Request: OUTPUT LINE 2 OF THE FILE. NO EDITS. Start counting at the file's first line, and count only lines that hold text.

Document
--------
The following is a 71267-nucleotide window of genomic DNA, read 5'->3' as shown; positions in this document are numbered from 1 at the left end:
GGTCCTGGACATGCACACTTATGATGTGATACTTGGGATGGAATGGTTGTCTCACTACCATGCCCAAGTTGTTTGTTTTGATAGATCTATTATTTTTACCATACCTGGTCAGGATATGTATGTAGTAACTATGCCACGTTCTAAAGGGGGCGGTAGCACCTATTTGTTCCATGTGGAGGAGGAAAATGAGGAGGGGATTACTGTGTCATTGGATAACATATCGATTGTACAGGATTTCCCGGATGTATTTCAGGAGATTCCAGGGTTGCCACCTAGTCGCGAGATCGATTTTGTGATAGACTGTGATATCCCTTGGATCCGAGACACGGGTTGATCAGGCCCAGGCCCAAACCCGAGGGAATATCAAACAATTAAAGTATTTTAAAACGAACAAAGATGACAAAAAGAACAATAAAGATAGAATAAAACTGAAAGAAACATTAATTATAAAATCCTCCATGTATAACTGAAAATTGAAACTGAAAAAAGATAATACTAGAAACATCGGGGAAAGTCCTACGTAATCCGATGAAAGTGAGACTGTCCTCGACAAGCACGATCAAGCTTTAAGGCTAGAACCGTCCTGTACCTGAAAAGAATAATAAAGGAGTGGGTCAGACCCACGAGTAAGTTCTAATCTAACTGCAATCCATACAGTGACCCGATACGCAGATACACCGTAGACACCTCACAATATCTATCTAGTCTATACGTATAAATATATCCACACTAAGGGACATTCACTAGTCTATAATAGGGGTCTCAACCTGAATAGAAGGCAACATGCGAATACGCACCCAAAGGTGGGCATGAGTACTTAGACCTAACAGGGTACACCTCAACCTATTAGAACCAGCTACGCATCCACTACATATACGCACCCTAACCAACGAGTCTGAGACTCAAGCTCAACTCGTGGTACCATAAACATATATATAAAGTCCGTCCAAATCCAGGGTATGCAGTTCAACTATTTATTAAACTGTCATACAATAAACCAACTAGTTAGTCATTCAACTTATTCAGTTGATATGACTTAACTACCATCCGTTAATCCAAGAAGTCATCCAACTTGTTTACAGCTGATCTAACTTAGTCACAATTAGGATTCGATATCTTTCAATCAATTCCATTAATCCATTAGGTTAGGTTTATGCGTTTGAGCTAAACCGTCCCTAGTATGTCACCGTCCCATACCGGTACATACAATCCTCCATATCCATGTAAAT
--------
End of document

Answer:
GGTCCTGGACATGCACACTTATGATGTGATACTTGGGATGGAATGGTTGTCTCACTACCATGCCCAAGTTGTTTGTTTTGATAGATCTATTATTTTTACCATACCTGGTCAGGATATGTATGTAGTAACTATGCCACGTTCTAAAGGGGGCGGTAGCACCTATTTGTTCCATGTGGAGGAGGAAAATGAGGAGGGGATTACTGTGTCATTGGATAACATATCGATTGTACAGGATTTCCCGGATGTATTTCAGGAGATTCCAGGGTTGCCACCTAGTCGCGAGATCGATTTTGTGATAGACTGTGATATCCCTTGGATCCGAGACACGGGTTGATCAGGCCCAGGCCCAAACCCGAGGGAATATCAAACAATTAAAGTATTTTAAAACGAACAAAGATGACAAAAAGAACAATAAAGATAGAATAAAACTGAAAGAAACATTAATTATAAAATCCTCCATGTATAACTGAAAATTGAAACTGAAAAAAGATAATACTAGAAACATCGGGGAAAGTCCTACGTAATCCGATGAAAGTGAGACTGTCCTCGACAAGCACGATCAAGCTTTAAGGCTAGAACCGTCCTGTACCTGAAAAGAATAATAAAGGAGTGGGTCAGACCCACGAGTAAGTTCTAATCTAACTGCAATCCATACAGTGACCCGATACGCAGATACACCGTAGACACCTCACAATATCTATCTAGTCTATACGTATAAATATATCCACACTAAGGGACATTCACTAGTCTATAATAGGGGTCTCAACCTGAATAGAAGGCAACATGCGAATACGCACCCAAAGGTGGGCATGAGTACTTAGACCTAACAGGGTACACCTCAACCTATTAGAACCAGCTACGCATCCACTACATATACGCACCCTAACCAACGAGTCTGAGACTCAAGCTCAACTCGTGGTACCATAAACATATATATAAAGTCCGTCCAAATCCAGGGTATGCAGTTCAACTATTTATTAAACTGTCATACAATAAACCAACTAGTTAGTCATTCAACTTATTCAGTTGATATGACTTAACTACCATCCGTTAATCCAAGAAGTCATCCAACTTGTTTACAGCTGATCTAACTTAGTCACAATTAGGATTCGATATCTTTCAATCAATTCCATTAATCCATTAGGTTAGGTTTATGCGTTTGAGCTAAACCGTCCCTAGTATGTCACCGTCCCATACCGGTACATACAATCCTCCATATCCATGTAAAT